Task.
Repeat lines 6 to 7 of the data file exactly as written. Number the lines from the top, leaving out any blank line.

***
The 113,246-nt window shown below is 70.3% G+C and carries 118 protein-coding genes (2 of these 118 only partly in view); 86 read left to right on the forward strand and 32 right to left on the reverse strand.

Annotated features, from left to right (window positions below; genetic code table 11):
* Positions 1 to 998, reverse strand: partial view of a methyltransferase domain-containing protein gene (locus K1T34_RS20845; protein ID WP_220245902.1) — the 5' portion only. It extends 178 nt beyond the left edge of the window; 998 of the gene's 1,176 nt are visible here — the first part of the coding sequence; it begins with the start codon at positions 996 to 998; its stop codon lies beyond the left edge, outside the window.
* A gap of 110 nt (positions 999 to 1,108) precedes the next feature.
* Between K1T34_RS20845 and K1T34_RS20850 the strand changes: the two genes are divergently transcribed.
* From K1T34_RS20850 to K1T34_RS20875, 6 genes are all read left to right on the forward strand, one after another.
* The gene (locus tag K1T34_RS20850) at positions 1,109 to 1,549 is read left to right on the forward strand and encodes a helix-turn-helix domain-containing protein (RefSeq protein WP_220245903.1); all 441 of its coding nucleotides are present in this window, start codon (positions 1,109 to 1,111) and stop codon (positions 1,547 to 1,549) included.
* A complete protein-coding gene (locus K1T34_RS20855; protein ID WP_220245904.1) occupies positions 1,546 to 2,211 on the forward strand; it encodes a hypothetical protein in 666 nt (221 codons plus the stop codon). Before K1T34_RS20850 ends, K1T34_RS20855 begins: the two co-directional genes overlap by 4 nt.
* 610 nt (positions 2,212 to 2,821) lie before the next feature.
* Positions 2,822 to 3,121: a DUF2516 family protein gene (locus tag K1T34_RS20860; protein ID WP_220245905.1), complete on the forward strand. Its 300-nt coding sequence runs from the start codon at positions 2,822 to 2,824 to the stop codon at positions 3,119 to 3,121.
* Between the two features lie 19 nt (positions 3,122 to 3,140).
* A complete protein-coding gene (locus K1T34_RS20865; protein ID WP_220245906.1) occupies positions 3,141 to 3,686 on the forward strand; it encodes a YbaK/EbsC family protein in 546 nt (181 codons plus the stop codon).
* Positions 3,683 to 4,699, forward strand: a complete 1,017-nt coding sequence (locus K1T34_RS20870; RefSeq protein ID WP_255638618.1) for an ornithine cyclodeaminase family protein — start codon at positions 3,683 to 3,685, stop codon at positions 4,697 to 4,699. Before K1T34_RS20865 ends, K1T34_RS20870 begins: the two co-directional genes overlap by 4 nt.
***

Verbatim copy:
* From K1T34_RS20850 to K1T34_RS20875, 6 genes are all read left to right on the forward strand, one after another.
* The gene (locus tag K1T34_RS20850) at positions 1,109 to 1,549 is read left to right on the forward strand and encodes a helix-turn-helix domain-containing protein (RefSeq protein WP_220245903.1); all 441 of its coding nucleotides are present in this window, start codon (positions 1,109 to 1,111) and stop codon (positions 1,547 to 1,549) included.